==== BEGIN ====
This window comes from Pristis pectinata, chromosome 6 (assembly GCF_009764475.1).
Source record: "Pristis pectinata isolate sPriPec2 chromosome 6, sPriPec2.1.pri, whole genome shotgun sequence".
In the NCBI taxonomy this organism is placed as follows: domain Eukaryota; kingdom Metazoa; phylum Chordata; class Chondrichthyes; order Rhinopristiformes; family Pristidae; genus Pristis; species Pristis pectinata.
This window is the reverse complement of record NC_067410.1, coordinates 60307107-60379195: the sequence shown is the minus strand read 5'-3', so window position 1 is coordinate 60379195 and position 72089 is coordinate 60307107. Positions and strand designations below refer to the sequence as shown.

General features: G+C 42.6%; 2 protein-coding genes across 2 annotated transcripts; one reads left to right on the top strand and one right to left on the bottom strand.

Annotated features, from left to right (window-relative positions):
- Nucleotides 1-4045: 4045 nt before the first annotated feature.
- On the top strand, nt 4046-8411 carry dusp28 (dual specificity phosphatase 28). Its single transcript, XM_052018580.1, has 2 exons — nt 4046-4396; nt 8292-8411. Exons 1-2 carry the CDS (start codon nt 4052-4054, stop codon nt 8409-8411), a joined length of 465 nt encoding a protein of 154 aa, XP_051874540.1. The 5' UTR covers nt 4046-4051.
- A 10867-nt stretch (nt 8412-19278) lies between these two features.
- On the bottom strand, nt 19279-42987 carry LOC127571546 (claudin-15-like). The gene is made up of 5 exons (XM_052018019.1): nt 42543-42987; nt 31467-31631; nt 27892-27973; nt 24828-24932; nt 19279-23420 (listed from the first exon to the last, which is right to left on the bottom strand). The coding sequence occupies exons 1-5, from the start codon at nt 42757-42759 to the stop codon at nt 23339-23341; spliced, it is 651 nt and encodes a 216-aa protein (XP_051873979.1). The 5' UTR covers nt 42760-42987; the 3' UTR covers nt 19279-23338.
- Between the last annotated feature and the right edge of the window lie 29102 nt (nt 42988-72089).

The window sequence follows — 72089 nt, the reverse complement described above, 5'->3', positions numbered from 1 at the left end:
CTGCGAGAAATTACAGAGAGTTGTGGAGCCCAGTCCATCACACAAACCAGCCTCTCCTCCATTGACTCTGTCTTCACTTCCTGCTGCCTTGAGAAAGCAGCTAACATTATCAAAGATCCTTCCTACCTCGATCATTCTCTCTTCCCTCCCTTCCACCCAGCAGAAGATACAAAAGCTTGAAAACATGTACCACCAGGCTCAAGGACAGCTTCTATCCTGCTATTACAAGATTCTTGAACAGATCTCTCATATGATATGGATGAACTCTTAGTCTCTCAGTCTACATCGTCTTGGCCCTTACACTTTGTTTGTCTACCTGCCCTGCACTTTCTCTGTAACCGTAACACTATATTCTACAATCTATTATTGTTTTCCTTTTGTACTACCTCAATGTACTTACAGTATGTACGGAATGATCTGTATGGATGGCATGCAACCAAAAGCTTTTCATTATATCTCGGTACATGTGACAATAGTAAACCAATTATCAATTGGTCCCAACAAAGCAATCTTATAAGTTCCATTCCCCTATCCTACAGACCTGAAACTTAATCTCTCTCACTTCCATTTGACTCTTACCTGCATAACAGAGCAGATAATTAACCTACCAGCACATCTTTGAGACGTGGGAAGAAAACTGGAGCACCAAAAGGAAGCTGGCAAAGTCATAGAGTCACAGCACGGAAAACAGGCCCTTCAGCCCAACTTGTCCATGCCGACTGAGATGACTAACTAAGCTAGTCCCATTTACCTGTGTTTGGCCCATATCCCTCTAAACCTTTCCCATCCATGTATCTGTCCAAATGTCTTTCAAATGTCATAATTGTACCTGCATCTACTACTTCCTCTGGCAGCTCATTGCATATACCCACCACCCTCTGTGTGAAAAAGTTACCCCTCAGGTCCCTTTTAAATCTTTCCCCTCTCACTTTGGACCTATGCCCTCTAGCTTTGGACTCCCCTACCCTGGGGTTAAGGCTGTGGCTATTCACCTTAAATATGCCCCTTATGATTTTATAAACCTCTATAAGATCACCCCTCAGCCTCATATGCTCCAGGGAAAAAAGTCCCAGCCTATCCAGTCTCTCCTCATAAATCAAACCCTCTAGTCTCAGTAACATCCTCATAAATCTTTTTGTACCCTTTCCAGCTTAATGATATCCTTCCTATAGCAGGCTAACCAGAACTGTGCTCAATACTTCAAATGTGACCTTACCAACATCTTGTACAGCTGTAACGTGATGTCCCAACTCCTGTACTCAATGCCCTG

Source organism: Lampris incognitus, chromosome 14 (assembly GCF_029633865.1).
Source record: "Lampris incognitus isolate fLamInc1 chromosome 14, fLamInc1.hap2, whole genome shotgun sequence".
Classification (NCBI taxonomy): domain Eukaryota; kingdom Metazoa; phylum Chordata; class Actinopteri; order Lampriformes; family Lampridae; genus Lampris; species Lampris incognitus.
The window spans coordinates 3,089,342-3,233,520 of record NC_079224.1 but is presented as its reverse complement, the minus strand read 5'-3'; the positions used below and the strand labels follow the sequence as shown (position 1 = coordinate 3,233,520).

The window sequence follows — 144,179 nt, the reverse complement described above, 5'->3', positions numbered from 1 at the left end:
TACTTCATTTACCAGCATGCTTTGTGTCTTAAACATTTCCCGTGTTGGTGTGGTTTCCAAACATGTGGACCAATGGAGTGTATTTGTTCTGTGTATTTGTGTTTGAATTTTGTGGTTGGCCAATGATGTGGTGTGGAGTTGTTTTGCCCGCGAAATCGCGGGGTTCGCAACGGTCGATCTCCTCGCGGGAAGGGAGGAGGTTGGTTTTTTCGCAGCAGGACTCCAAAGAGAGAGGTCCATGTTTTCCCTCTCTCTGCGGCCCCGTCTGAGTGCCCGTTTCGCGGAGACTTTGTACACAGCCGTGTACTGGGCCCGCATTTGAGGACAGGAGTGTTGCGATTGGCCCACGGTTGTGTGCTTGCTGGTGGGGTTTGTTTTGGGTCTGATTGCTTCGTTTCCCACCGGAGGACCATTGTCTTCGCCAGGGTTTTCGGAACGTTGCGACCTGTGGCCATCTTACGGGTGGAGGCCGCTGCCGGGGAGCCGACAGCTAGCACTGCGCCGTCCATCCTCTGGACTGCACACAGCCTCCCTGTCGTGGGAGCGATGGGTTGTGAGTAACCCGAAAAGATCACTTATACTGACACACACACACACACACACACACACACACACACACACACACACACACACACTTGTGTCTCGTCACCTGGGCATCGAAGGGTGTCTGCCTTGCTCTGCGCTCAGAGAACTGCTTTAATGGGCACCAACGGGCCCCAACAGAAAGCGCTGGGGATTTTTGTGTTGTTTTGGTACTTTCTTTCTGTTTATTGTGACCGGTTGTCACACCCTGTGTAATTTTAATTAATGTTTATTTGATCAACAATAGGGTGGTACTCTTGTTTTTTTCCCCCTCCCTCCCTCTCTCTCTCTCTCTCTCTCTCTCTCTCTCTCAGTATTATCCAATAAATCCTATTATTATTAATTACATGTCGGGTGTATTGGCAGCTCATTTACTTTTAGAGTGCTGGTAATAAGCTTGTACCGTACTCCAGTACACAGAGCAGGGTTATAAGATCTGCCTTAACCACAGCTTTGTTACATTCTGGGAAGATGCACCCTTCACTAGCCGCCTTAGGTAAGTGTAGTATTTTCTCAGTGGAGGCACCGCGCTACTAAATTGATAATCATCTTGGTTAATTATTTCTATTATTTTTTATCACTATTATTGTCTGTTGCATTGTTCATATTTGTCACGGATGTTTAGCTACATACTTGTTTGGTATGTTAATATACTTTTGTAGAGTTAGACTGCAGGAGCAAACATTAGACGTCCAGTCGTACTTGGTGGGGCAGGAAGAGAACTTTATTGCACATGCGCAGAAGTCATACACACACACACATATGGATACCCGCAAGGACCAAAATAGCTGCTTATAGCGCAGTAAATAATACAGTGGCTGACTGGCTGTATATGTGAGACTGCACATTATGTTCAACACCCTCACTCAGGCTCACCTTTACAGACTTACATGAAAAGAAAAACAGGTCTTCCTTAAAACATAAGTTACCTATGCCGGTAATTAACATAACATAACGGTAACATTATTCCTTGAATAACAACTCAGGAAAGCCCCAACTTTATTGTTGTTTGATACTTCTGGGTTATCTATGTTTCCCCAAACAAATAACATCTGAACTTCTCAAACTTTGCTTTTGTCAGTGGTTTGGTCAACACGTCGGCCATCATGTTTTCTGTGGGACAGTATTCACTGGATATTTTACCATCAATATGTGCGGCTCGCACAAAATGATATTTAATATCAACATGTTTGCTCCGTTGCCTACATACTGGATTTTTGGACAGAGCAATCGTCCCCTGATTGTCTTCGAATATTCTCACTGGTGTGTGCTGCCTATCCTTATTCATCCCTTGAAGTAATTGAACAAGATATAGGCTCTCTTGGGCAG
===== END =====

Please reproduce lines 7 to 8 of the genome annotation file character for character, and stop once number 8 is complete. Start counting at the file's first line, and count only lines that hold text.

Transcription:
- Nucleotides 1-4045: 4045 nt before the first annotated feature.
- On the top strand, nt 4046-8411 carry dusp28 (dual specificity phosphatase 28). Its single transcript, XM_052018580.1, has 2 exons — nt 4046-4396; nt 8292-8411. Exons 1-2 carry the CDS (start codon nt 4052-4054, stop codon nt 8409-8411), a joined length of 465 nt encoding a protein of 154 aa, XP_051874540.1. The 5' UTR covers nt 4046-4051.